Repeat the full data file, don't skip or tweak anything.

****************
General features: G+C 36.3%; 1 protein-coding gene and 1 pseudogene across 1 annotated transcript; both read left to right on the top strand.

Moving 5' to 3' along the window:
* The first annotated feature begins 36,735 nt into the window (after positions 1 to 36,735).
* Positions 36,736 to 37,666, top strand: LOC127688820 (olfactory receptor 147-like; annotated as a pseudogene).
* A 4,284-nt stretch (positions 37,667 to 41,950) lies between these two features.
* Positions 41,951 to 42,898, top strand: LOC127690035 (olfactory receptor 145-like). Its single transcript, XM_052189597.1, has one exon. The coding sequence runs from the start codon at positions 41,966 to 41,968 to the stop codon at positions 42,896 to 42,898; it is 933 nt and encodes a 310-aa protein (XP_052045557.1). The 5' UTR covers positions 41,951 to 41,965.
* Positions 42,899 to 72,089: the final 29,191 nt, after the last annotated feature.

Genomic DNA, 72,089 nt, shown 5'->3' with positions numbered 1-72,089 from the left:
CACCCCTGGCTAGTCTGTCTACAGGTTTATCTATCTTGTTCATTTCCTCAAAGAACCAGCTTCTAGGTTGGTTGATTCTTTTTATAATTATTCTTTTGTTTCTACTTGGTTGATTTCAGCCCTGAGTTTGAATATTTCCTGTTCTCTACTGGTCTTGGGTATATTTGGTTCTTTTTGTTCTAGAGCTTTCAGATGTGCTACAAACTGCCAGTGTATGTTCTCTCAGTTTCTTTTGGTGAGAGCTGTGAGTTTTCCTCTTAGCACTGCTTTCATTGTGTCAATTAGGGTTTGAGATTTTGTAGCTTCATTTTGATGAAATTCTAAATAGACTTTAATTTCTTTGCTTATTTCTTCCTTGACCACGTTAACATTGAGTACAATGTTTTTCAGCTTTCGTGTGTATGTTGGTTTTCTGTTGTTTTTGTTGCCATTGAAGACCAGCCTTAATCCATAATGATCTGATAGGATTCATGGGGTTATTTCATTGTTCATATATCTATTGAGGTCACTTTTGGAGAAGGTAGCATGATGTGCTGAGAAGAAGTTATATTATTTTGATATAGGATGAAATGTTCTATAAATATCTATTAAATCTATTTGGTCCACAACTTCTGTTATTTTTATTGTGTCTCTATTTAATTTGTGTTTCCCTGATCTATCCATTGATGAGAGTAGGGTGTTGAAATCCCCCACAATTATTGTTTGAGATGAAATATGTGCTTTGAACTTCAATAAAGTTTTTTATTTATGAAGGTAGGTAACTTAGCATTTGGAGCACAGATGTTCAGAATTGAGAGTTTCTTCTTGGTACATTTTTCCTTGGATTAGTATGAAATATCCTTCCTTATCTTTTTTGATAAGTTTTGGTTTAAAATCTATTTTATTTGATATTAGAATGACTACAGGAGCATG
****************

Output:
General features: G+C 36.3%; 1 protein-coding gene and 1 pseudogene across 1 annotated transcript; both read left to right on the top strand.

Moving 5' to 3' along the window:
* The first annotated feature begins 36,735 nt into the window (after positions 1 to 36,735).
* Positions 36,736 to 37,666, top strand: LOC127688820 (olfactory receptor 147-like; annotated as a pseudogene).
* A 4,284-nt stretch (positions 37,667 to 41,950) lies between these two features.
* Positions 41,951 to 42,898, top strand: LOC127690035 (olfactory receptor 145-like). Its single transcript, XM_052189597.1, has one exon. The coding sequence runs from the start codon at positions 41,966 to 41,968 to the stop codon at positions 42,896 to 42,898; it is 933 nt and encodes a 310-aa protein (XP_052045557.1). The 5' UTR covers positions 41,951 to 41,965.
* Positions 42,899 to 72,089: the final 29,191 nt, after the last annotated feature.

Genomic DNA, 72,089 nt, shown 5'->3' with positions numbered 1-72,089 from the left:
CACCCCTGGCTAGTCTGTCTACAGGTTTATCTATCTTGTTCATTTCCTCAAAGAACCAGCTTCTAGGTTGGTTGATTCTTTTTATAATTATTCTTTTGTTTCTACTTGGTTGATTTCAGCCCTGAGTTTGAATATTTCCTGTTCTCTACTGGTCTTGGGTATATTTGGTTCTTTTTGTTCTAGAGCTTTCAGATGTGCTACAAACTGCCAGTGTATGTTCTCTCAGTTTCTTTTGGTGAGAGCTGTGAGTTTTCCTCTTAGCACTGCTTTCATTGTGTCAATTAGGGTTTGAGATTTTGTAGCTTCATTTTGATGAAATTCTAAATAGACTTTAATTTCTTTGCTTATTTCTTCCTTGACCACGTTAACATTGAGTACAATGTTTTTCAGCTTTCGTGTGTATGTTGGTTTTCTGTTGTTTTTGTTGCCATTGAAGACCAGCCTTAATCCATAATGATCTGATAGGATTCATGGGGTTATTTCATTGTTCATATATCTATTGAGGTCACTTTTGGAGAAGGTAGCATGATGTGCTGAGAAGAAGTTATATTATTTTGATATAGGATGAAATGTTCTATAAATATCTATTAAATCTATTTGGTCCACAACTTCTGTTATTTTTATTGTGTCTCTATTTAATTTGTGTTTCCCTGATCTATCCATTGATGAGAGTAGGGTGTTGAAATCCCCCACAATTATTGTTTGAGATGAAATATGTGCTTTGAACTTCAATAAAGTTTTTTATTTATGAAGGTAGGTAACTTAGCATTTGGAGCACAGATGTTCAGAATTGAGAGTTTCTTCTTGGTACATTTTTCCTTGGATTAGTATGAAATATCCTTCCTTATCTTTTTTGATAAGTTTTGGTTTAAAATCTATTTTATTTGATATTAGAATGACTACAGGAGCATG